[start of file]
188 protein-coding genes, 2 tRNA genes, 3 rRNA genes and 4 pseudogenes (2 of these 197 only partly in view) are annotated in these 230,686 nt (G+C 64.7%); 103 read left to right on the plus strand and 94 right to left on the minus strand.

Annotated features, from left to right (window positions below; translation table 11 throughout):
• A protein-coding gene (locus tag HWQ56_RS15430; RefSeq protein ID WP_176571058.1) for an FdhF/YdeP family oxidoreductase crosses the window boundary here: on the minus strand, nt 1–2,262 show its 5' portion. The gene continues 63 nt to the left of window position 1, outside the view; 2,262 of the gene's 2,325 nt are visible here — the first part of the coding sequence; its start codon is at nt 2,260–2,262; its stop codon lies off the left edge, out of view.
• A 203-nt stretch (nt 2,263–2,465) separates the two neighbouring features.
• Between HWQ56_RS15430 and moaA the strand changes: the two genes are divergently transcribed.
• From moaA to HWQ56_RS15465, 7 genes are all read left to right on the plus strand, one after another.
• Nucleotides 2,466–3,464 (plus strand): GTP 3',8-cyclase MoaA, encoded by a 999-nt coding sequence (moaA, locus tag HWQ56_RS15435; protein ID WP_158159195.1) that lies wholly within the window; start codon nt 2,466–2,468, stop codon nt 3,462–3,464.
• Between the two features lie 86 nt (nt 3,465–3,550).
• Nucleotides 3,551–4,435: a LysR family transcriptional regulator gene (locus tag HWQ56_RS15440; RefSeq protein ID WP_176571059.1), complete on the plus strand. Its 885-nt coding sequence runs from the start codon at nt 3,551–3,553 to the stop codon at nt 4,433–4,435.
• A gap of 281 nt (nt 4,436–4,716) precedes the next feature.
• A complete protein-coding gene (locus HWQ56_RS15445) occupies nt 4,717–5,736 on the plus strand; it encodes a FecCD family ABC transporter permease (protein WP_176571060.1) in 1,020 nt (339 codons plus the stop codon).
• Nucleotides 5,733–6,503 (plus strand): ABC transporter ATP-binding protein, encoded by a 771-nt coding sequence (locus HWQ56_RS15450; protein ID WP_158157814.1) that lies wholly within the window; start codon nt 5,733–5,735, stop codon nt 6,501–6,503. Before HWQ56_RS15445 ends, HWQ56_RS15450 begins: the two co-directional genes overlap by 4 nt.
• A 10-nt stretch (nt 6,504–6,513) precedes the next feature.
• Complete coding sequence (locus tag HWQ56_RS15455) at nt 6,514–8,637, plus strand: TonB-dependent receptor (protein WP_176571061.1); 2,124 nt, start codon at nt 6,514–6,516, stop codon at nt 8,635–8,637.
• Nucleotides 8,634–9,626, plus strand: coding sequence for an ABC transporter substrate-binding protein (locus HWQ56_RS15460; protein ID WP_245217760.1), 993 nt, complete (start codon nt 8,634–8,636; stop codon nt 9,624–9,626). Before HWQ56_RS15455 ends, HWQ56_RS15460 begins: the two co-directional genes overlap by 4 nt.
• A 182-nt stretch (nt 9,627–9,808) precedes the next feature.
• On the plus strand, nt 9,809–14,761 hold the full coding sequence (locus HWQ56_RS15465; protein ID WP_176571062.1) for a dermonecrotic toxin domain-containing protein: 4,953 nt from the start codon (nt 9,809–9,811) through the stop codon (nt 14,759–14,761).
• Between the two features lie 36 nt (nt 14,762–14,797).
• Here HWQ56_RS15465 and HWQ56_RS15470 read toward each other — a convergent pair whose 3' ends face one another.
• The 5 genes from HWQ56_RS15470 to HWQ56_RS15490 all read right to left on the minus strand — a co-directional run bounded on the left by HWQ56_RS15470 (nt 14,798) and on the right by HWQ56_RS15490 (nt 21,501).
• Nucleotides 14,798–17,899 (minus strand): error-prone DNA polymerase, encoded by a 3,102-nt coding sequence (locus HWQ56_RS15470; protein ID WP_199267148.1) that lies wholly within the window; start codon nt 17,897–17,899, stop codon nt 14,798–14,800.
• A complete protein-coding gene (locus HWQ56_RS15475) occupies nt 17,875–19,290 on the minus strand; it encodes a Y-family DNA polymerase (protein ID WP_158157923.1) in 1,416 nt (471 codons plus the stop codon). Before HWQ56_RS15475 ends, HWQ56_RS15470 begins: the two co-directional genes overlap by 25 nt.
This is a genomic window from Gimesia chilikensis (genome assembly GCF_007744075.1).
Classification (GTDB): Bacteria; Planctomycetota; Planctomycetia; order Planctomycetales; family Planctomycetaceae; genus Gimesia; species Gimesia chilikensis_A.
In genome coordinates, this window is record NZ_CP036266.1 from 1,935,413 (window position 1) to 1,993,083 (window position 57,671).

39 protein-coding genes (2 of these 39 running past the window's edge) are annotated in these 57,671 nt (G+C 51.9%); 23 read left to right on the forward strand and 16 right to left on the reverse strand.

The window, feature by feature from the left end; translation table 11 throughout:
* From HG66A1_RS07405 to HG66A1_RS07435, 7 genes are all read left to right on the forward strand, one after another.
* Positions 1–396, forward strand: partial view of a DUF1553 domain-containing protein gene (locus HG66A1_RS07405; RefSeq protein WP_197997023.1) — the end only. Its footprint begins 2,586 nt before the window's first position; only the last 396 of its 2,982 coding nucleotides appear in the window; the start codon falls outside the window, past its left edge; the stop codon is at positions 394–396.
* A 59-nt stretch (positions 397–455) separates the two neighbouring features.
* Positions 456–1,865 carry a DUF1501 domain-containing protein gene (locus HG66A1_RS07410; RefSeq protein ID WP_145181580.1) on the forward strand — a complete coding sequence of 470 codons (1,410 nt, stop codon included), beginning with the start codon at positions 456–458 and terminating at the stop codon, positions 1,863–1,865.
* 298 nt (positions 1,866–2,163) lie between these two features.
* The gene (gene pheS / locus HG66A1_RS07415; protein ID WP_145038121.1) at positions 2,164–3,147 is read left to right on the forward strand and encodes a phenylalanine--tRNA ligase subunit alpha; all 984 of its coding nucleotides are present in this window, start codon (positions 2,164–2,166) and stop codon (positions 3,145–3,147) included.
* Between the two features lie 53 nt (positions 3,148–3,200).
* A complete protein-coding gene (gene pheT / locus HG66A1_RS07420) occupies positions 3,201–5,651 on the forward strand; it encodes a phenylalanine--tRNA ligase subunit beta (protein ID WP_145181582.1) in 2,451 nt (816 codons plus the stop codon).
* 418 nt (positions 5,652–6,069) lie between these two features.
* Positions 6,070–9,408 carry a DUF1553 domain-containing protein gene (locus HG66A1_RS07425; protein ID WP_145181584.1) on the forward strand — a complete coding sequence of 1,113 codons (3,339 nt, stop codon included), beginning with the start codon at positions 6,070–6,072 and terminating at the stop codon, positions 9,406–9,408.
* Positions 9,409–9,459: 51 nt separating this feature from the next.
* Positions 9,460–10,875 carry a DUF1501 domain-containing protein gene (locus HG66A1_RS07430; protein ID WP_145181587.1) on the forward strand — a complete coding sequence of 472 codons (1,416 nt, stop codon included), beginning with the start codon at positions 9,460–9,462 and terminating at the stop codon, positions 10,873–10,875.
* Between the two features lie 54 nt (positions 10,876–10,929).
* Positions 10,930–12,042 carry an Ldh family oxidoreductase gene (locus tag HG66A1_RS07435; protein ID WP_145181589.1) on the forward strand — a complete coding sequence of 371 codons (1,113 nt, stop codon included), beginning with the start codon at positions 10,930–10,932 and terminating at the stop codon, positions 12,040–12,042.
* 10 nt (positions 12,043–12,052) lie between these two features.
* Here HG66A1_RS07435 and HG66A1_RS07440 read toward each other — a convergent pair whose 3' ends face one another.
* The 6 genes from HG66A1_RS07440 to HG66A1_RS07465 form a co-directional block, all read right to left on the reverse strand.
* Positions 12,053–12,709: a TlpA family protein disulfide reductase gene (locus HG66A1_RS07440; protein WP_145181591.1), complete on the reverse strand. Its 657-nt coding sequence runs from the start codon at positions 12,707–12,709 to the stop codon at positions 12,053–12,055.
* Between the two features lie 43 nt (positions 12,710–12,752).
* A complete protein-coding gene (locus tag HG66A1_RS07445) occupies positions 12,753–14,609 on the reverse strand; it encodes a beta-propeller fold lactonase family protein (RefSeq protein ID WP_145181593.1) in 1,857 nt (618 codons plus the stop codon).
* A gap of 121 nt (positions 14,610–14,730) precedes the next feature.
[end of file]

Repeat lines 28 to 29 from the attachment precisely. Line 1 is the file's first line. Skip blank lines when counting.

* From HG66A1_RS07405 to HG66A1_RS07435, 7 genes are all read left to right on the forward strand, one after another.
* Positions 1–396, forward strand: partial view of a DUF1553 domain-containing protein gene (locus HG66A1_RS07405; RefSeq protein WP_197997023.1) — the end only. Its footprint begins 2,586 nt before the window's first position; only the last 396 of its 2,982 coding nucleotides appear in the window; the start codon falls outside the window, past its left edge; the stop codon is at positions 394–396.